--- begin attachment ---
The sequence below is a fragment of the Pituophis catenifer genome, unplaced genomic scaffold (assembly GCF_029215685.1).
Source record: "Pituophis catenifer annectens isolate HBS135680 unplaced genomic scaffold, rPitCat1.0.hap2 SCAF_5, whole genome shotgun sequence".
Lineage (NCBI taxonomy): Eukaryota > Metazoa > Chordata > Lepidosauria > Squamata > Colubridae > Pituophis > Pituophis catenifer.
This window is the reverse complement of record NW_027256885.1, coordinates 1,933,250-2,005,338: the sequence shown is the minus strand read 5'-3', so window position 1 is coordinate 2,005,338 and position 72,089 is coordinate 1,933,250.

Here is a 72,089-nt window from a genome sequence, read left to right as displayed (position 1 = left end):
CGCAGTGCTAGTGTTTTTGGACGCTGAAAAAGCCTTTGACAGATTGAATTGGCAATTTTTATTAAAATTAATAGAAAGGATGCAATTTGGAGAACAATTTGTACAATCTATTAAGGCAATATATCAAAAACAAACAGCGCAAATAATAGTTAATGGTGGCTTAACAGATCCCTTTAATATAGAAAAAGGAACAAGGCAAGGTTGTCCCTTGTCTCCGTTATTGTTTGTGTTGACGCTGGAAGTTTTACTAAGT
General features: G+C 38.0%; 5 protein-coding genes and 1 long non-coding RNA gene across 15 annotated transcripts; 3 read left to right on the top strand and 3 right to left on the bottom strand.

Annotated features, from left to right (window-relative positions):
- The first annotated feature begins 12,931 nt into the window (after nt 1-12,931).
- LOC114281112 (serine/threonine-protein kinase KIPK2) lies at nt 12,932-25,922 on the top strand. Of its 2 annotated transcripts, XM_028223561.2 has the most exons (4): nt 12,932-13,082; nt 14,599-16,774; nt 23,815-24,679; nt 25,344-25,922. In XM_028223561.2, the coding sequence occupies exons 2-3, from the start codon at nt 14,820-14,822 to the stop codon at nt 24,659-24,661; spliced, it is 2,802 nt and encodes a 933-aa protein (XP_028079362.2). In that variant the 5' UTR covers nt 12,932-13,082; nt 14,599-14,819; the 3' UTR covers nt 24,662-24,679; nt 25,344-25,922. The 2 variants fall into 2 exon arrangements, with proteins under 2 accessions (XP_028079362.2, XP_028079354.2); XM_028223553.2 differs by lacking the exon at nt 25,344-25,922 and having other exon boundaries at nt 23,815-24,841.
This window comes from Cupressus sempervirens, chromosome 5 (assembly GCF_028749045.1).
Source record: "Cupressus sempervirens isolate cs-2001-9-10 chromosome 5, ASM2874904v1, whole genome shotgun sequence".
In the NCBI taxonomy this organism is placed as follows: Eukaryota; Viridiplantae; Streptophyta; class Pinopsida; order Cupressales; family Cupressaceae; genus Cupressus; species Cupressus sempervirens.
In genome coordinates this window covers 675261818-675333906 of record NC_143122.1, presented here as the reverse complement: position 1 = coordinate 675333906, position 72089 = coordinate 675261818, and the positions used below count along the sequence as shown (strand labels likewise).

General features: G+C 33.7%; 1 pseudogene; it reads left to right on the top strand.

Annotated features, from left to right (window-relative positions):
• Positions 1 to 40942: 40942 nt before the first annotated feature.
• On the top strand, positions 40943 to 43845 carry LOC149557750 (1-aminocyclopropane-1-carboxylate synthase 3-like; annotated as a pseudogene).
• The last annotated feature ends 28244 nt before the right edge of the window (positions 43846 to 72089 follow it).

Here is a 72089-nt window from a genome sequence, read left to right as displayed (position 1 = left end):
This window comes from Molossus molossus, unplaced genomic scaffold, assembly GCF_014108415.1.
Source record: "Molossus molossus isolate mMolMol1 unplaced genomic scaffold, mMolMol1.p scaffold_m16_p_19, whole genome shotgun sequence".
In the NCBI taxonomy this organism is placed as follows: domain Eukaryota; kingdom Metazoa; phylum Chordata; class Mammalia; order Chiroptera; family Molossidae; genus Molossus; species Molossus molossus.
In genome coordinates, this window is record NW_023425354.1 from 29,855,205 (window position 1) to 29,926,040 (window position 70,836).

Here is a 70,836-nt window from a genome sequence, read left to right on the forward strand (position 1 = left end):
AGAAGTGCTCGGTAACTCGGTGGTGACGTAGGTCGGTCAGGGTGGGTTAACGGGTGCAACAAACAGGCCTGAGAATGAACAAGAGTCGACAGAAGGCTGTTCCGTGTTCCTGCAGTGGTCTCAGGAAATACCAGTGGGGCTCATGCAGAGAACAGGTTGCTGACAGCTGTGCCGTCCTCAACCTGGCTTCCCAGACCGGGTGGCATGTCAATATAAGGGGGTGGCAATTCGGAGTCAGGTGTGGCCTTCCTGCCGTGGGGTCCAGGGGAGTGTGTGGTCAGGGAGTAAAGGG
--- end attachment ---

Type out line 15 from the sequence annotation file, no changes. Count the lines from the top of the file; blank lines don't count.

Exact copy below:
General features: G+C 33.7%; 1 pseudogene; it reads left to right on the top strand.